Where have all the Kiwi's Gone?
Trip Start Jan 20, 2005
37Trip End Sep 10, 2005
Then, on the west southern scenic route I headed towards Invercargil. On the way I stopped at the Clifden caves. On the sign it said that to go from one end to the next it takes forty minutes and I wasn't planning on doing it alone. Luckily , a cute older couple decided to go in and I joined. The guy couldn't bend so well so just the french woman and I continued through the caves. There were glow worms in there and huge pools of water that we walked through that got to our waist! Freezing but happy, we made our way through. I don't know why they are called glow worms though. They are just dots of light , maybe they are ants?
At Invercargil I had my first HIT experience
The ferry was awful and my lunch resurfaced. I know what many people on the ferry had for lunch as well. After a long hour we arrived in Oban (or halfmoon bay) and later to Pete's place , our shelter for the night. Stewart Island is %85 national park and has only one real town. There are many Kiwi's there ( the bird...) because predators haven't infested it's land yet. Also , not many people get there and the muddy track doesn't exactly appeal to everyone.
We took a water taxi to the freshwater hut and proceeded west to Mason Bay , on the west coast of the Island. No Kiwi. The next day we returned to freshwater. Still No Kiwi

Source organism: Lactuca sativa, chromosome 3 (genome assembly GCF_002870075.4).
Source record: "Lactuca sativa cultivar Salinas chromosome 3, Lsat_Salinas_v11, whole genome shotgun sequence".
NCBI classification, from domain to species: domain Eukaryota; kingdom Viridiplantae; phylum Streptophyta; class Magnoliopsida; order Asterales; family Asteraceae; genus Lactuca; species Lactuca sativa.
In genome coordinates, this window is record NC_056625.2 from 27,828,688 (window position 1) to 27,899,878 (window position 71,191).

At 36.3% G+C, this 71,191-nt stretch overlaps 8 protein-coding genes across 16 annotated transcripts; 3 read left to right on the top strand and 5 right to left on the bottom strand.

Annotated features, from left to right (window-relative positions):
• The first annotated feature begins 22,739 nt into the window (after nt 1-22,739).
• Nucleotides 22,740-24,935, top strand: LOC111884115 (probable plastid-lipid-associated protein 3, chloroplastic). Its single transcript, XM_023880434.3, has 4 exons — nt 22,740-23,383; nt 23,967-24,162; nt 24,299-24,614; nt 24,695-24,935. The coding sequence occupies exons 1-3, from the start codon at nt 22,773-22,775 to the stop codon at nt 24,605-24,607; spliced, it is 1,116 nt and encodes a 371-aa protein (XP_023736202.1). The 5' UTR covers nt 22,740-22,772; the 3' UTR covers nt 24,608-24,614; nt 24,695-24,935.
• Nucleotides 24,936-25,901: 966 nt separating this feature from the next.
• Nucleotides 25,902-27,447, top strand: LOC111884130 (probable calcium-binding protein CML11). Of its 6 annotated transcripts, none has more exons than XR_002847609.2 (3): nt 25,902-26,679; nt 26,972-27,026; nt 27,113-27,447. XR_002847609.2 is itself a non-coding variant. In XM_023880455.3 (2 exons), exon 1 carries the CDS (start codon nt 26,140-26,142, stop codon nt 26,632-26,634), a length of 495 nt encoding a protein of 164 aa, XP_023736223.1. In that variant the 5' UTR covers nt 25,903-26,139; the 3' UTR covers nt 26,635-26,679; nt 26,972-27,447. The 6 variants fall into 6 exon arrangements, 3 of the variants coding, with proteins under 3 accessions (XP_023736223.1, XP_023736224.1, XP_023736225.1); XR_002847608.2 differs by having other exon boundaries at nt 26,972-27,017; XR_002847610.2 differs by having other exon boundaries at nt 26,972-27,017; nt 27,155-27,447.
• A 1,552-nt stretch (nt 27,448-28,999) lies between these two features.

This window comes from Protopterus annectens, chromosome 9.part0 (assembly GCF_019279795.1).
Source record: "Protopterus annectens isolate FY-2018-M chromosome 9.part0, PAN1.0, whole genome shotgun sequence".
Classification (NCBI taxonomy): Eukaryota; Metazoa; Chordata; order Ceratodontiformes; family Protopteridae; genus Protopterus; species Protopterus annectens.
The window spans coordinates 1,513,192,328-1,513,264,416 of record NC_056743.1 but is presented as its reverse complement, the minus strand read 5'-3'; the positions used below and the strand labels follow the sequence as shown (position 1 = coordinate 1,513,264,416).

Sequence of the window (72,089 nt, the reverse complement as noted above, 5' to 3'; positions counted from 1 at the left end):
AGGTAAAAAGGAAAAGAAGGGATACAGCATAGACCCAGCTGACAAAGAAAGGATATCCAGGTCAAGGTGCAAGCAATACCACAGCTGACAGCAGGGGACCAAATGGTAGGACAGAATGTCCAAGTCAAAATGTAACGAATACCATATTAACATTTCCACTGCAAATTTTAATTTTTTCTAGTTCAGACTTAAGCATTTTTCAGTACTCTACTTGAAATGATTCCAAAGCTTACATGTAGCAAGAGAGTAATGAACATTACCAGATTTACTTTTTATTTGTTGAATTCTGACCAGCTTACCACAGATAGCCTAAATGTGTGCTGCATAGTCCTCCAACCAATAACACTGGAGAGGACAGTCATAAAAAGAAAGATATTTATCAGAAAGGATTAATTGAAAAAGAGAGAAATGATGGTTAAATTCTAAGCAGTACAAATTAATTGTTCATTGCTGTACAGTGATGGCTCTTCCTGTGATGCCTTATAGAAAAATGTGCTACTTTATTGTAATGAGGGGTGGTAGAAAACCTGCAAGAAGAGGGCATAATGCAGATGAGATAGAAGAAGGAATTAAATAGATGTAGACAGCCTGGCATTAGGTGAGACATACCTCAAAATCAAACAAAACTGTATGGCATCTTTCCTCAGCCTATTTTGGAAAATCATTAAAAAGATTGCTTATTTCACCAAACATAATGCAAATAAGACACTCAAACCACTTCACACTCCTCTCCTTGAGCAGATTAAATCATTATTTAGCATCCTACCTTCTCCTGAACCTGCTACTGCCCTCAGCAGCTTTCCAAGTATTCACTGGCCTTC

The next day we finished the track and took the ferry back to the mainland where we stayed at Shirley's house , another HIT member. My new motto proved itself on the ferry back - No lunch , No vomit (you may quote me if you wish).
So I know the Kiwis are there , we just didn't find them. At least I can say that I've walked from coast to coast and have done a four day tramp , my longest. My legs are starting to look the part too - a series of black and blue marks but I am noticing that it's getting easier, my legs have gotten much stronger. Lets see you climb a mountain being the weight of a fat man! (No offense to fat men intended).
It's impossible to describe the joy of getting to the hut after a long day. When you see the hut in the distance , nothing can stop you and your legs pick up speed. The huts are owned by the Department of Conservation and can hold anywhere between six to fifty people depending on the walk. There are gas cookers and a fire place in the big ones and hopefully a place to dry your clothes. It's pretty self contained and you need to clean up on your way out for the next bunch. So this was the Stewart Island adventure - Next track , Hump ridge.